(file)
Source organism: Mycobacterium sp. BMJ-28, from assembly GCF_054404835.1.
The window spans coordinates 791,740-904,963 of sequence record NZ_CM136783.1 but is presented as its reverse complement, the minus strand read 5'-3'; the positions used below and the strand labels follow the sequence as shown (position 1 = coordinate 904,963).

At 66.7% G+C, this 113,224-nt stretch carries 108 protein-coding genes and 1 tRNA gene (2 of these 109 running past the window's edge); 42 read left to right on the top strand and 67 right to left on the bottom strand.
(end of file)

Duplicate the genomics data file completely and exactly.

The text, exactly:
Source organism: Mycobacterium sp. BMJ-28, from assembly GCF_054404835.1.
The window spans coordinates 791,740-904,963 of sequence record NZ_CM136783.1 but is presented as its reverse complement, the minus strand read 5'-3'; the positions used below and the strand labels follow the sequence as shown (position 1 = coordinate 904,963).

At 66.7% G+C, this 113,224-nt stretch carries 108 protein-coding genes and 1 tRNA gene (2 of these 109 running past the window's edge); 42 read left to right on the top strand and 67 right to left on the bottom strand.